The Basement RenoxNV logo

The Basement Review

By UncategorizedNo Comments

Once an old post office, The Basement rapidly evolved into a hip and trendy spot for all ages. Offering arguably Reno’s best cold-pressed juice, gourmet handmade chocolates, local clothing brand, and an underground barbershop, among other things, The Basement has something for everyone.

As a Rawbry juice-veteran myself, I had become quite familiar with The Basement’s lifestyle branding. Brianna Bullentini, the part-owner of The Basement and owner of Rawbry, created the entire space with a vision of an alternative and collaborative culture in an underground environment, both literally and figuratively.

The Basement invites all of the creatives of Reno to hang out, drink juice or coffee, and create their own ideas or plans together. The architecture of The Basement reinforces this mission. The vendors and shops are located along the walls while community tables are placed in the middle of the space, encouraging people to interact and collaborate while they support the local businesses within.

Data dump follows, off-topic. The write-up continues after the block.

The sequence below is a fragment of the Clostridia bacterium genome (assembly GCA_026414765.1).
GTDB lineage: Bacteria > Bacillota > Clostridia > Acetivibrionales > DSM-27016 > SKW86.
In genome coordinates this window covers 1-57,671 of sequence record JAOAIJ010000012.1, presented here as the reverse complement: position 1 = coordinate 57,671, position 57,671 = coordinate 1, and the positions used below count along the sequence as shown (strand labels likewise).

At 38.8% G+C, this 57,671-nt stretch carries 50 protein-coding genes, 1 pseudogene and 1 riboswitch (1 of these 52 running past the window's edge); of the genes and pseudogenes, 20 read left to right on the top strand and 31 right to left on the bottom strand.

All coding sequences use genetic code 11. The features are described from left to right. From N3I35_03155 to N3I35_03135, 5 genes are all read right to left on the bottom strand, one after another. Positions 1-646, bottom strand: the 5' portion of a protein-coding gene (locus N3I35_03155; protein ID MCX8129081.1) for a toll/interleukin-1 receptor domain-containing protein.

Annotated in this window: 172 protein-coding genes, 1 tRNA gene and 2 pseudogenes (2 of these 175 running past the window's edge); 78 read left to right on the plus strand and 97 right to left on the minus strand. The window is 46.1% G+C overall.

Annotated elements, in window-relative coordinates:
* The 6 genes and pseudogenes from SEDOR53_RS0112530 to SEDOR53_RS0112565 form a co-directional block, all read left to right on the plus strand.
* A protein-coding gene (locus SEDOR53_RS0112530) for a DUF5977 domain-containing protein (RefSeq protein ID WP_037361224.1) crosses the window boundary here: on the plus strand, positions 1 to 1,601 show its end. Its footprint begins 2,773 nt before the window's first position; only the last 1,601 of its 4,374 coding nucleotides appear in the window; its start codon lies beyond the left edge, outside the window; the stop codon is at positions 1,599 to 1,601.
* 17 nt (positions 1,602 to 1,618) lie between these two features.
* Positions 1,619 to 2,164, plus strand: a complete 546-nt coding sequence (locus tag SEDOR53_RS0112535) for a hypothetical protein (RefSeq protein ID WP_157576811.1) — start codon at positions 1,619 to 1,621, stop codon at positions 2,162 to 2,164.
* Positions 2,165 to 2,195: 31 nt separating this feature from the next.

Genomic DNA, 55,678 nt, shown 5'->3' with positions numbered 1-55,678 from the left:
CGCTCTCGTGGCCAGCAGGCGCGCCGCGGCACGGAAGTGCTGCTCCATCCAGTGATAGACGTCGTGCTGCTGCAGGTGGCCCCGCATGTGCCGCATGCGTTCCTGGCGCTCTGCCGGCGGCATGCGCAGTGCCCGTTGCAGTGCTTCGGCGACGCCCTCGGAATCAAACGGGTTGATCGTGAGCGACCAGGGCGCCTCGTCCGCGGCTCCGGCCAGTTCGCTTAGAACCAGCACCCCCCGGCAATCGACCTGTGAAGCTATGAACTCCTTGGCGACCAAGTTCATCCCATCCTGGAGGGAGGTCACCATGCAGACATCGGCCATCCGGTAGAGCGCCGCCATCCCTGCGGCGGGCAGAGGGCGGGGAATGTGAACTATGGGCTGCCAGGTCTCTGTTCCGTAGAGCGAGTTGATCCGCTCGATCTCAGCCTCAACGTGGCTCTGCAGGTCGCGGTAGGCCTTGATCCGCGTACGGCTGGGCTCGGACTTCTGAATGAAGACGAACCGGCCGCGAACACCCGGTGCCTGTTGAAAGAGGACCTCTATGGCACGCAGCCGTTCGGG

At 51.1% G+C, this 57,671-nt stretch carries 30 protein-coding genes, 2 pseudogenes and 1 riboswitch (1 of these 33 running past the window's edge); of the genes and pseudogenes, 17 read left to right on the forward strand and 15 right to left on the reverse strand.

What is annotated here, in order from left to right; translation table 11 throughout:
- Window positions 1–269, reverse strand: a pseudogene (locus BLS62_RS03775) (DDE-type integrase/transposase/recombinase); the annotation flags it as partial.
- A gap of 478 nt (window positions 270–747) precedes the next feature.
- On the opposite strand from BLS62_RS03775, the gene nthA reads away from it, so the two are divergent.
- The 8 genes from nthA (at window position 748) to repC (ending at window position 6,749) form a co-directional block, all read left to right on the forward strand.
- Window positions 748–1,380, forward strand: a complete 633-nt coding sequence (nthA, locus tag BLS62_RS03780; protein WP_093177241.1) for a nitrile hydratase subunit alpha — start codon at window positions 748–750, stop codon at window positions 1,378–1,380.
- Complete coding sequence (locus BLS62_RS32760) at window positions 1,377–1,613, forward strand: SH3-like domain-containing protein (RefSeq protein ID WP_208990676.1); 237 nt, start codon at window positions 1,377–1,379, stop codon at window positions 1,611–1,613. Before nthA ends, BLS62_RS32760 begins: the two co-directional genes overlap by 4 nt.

During my experience as an employee, it was not uncommon to hear about certain ideas being explored and then seen to fruition. The Basement has such a creative energy built into its walls by Bullentini that it sparks that same spirit within its employees and customers alike. Every business located within is operated by a local entrepreneur who believes and participates in the mission of The Basement.

While The Basement offers different shops and vendors, it also offers a space to hang out, work, and host meetings or events.

Creativity begets creativity, and The Basement is crawling with inspiration.